These daily temple rituals and strong beliefs in myths helped a lot in retracing historical background of the present day archaeological sites in Egypt.
Section 2: Egyptian History as per the Chronology of Manetho
Manetho was a priest who served during the two Ptolemaic kings Ptolemy I Soter (304285 BC) and Ptolemy II Philadelphus (285246 BC) (Shaw, 2003).
He could read Greek and Egyptian hieroglyphics so he could collect information from temple libraries and inscriptions on temple walls. He got names of kings and even sometimes he had the number of years they ruled. Manetho compiled a list of ancient Egypt’s Pharaohs. The pieces of his work established the succession of kings where the archaeological evidence was questionable (Hart, 2011).
According to Manetho, Tethtoosis was the first to reign in Egypt. He ruled for twenty five years then he died (Deady, 2011).
His son Chebron took over for thirteen years, Amenophis, for twenty years and seven months and then came his sister Amesses who ruled for twenty one years and nine months. After her came Merphes who reigned for twelve years and nine months and then Merphramuthosis for twenty five years and ten months. Then Thmosis came, for nine years and eight months. After him came Amenophis who ruled for thirty years and ten months.
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Amenophis was later succeeded by Orus for thirty six years and five months. Acenchres was next in the reign for twelve years and one month and then her younger brother Rathotis for nine years (Hart, 2011).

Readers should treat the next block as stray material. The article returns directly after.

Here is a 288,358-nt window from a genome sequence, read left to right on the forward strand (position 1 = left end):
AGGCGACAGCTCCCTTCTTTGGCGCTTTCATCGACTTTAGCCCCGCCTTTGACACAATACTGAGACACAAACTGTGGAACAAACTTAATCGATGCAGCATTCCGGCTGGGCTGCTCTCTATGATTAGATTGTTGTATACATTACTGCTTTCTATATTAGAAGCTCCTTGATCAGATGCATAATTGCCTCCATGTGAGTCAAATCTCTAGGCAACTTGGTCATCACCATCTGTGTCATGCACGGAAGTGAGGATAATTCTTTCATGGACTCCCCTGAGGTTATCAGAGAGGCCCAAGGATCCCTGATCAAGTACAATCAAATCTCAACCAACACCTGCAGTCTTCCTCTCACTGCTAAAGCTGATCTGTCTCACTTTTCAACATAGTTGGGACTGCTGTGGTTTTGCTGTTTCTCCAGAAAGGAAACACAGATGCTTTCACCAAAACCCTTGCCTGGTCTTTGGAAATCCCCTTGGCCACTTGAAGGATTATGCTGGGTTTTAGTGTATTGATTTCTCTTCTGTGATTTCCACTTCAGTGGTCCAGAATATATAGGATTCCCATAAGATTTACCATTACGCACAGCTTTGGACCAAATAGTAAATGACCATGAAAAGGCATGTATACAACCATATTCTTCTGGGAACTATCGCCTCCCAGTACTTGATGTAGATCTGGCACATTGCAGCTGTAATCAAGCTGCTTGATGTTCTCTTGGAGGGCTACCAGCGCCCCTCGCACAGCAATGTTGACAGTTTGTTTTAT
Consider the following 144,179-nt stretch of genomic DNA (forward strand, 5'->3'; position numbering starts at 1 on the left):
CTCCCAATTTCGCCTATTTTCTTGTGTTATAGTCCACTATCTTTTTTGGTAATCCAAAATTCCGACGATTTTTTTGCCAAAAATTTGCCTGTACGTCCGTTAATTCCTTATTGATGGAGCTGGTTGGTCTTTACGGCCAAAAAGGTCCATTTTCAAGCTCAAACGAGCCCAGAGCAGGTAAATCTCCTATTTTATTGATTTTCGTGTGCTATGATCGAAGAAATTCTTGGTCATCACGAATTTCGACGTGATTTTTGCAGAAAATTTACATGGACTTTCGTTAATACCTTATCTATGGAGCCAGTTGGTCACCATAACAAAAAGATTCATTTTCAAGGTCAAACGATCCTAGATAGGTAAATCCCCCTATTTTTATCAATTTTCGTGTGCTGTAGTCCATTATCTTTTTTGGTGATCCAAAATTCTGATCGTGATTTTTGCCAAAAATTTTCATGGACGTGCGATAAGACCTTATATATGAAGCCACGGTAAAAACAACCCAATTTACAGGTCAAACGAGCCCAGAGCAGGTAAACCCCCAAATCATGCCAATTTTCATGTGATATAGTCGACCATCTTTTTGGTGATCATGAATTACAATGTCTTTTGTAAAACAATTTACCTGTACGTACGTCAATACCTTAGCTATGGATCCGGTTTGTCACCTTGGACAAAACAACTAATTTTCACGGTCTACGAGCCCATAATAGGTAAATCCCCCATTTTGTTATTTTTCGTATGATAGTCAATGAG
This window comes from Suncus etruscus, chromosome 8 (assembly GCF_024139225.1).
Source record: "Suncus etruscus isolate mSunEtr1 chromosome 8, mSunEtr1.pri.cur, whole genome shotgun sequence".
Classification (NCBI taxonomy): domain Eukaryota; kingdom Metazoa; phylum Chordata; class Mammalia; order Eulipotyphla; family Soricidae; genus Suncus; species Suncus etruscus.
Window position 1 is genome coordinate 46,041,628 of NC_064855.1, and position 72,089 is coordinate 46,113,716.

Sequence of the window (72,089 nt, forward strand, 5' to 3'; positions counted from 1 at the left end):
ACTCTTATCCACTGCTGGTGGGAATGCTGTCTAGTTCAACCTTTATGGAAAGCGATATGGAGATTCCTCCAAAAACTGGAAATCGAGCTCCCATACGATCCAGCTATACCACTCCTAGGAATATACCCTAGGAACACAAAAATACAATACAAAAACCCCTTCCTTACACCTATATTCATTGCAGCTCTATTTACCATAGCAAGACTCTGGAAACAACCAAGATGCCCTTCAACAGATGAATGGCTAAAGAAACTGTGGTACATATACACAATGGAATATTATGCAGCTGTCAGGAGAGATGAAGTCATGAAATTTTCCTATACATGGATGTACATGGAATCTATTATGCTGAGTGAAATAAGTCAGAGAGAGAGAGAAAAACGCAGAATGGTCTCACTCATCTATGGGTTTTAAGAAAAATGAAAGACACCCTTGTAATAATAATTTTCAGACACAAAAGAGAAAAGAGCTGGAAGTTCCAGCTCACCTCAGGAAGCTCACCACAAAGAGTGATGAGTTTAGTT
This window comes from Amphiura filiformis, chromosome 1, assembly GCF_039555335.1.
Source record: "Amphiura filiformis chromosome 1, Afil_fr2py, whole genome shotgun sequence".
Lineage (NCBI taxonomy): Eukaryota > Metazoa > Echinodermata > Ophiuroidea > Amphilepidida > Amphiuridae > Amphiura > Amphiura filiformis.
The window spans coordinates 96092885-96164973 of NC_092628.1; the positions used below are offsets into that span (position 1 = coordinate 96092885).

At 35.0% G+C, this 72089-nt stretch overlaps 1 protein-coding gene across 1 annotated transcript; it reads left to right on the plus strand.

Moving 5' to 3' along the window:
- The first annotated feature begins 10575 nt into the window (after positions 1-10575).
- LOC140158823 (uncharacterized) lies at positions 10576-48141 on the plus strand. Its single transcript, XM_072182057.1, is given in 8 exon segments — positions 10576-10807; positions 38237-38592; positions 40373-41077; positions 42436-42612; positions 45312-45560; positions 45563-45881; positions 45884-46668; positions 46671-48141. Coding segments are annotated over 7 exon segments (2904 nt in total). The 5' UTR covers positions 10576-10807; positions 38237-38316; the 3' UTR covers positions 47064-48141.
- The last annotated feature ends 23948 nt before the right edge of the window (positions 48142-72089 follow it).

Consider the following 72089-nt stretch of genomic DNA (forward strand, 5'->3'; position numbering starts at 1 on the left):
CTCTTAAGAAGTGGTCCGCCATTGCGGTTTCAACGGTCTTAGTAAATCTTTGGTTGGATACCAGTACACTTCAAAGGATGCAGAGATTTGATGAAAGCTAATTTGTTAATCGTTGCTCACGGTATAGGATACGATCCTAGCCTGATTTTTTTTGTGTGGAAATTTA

Then the seat was held by two Acencheres for twenty four months and eight months. They were succeeded by Armais for four years and one month. After him was Ramesses, for one year and four months and then came Armesses Miammoun for sixty six years and two months. Amenophis came later, and reigned for nineteen years and six months. He was succeeded by Sethosis and Ramesses who had a military of horse and a marine force. Egypt was named after Sethosis.
The understanding on Manetho’s history of Egypt which is based on fragmentary records comes from Christian historians (Deady, 2011).
His chronology of Egyptian kings is mostly imaginary considering the facts that no record from Manetho himself that exist. In his chronology, he introduced new dynasties whenever he came across a discontinuity of kinship. This discontinuity could be either genealogical, where he used “son” to refer to the successor of the previous pharaoh to mark continuity, or geographical. Manetho’s chronology contradicts other sources in many incidents. Sometimes, the length for king’s reign or the years he gives each reign does not conform to other sources. This inaccuracy in time of each reign and comprehensive details about the successive reigns has created difficulty in trying to detect the accurate of an event or a tribute (Hart, 2011).